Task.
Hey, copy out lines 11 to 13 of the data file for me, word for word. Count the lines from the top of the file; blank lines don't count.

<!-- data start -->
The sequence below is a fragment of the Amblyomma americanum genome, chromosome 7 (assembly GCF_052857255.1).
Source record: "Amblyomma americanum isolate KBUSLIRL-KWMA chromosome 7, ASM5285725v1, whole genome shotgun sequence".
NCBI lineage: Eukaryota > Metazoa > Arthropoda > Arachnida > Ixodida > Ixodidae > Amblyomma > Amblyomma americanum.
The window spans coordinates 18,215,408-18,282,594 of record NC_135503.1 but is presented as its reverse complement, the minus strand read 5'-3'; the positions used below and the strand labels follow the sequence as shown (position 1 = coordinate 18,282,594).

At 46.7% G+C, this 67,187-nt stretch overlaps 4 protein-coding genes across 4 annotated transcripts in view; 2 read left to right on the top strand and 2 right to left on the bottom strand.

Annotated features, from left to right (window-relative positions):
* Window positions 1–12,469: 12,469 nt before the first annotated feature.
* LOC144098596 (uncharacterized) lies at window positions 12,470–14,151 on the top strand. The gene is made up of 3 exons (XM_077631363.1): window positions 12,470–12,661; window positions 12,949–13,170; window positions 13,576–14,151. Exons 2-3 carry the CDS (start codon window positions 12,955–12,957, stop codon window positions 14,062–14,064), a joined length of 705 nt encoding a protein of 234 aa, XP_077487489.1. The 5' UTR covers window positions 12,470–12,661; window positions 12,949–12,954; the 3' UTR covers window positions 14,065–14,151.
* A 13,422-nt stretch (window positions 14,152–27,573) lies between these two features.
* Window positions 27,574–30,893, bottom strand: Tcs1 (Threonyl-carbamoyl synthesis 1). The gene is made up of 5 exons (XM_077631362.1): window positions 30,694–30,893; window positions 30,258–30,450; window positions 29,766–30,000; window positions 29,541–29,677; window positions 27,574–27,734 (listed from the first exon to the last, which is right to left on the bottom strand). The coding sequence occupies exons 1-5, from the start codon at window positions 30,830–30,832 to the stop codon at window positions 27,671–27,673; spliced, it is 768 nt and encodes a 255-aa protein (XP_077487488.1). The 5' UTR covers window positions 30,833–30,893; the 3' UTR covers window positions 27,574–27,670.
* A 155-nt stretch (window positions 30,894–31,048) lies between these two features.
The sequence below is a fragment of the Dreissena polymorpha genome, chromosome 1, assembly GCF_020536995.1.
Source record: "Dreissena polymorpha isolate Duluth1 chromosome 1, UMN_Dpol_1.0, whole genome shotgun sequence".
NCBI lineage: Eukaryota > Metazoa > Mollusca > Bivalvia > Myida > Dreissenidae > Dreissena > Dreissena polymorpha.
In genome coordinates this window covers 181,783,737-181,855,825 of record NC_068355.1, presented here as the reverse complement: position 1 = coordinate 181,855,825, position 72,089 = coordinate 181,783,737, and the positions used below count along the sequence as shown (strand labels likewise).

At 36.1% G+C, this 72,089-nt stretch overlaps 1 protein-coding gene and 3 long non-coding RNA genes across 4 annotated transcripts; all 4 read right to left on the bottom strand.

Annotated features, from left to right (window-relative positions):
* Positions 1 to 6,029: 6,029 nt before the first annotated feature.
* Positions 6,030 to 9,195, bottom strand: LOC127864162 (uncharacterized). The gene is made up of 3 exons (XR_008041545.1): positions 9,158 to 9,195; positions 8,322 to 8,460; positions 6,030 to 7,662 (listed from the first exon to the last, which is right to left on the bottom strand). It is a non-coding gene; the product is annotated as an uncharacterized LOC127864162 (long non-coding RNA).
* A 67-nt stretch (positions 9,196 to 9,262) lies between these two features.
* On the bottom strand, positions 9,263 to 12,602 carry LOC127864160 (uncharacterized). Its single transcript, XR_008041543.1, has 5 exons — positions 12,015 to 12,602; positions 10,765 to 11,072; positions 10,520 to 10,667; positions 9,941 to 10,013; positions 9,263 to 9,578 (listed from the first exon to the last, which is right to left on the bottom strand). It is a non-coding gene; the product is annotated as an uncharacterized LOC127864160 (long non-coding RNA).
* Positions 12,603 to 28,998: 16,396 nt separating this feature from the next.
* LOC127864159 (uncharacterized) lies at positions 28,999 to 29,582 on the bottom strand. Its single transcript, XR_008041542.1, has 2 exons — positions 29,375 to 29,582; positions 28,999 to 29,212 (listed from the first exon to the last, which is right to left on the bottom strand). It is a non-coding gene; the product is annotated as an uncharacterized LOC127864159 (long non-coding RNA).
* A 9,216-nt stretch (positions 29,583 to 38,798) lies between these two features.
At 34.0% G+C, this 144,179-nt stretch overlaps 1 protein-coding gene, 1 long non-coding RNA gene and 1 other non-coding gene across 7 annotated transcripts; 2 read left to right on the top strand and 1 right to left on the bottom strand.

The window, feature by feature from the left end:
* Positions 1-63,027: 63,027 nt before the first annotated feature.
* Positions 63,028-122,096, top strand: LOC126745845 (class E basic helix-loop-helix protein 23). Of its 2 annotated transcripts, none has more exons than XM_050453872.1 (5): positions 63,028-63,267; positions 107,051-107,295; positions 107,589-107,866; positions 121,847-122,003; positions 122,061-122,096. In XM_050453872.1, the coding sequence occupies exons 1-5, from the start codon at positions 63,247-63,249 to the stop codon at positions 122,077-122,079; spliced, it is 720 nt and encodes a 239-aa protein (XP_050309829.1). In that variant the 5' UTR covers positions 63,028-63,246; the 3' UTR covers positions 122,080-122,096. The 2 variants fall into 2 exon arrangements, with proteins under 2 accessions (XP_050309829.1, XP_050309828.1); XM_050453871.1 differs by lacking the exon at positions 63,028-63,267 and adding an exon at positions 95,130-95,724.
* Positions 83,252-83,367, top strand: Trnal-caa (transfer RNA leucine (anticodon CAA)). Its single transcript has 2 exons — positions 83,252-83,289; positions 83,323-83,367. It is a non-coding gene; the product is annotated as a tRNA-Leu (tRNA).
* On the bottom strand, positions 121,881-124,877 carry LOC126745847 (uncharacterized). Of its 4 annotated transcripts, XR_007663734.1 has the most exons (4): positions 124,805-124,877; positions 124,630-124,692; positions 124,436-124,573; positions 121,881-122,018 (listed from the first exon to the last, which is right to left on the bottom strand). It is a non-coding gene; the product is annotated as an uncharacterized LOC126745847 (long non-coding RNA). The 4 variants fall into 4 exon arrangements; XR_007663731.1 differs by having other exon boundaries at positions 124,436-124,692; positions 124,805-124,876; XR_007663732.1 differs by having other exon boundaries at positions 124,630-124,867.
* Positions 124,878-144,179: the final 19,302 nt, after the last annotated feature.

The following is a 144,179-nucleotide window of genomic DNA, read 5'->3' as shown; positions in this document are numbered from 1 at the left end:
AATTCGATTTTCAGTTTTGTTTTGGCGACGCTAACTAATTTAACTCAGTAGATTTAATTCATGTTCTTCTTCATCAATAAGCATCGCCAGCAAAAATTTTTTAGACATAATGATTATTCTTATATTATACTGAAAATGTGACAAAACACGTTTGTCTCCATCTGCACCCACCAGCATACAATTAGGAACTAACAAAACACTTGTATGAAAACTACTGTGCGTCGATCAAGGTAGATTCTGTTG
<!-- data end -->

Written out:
* A 155-nt stretch (window positions 30,894–31,048) lies between these two features.
The sequence below is a fragment of the Dreissena polymorpha genome, chromosome 1, assembly GCF_020536995.1.
Source record: "Dreissena polymorpha isolate Duluth1 chromosome 1, UMN_Dpol_1.0, whole genome shotgun sequence".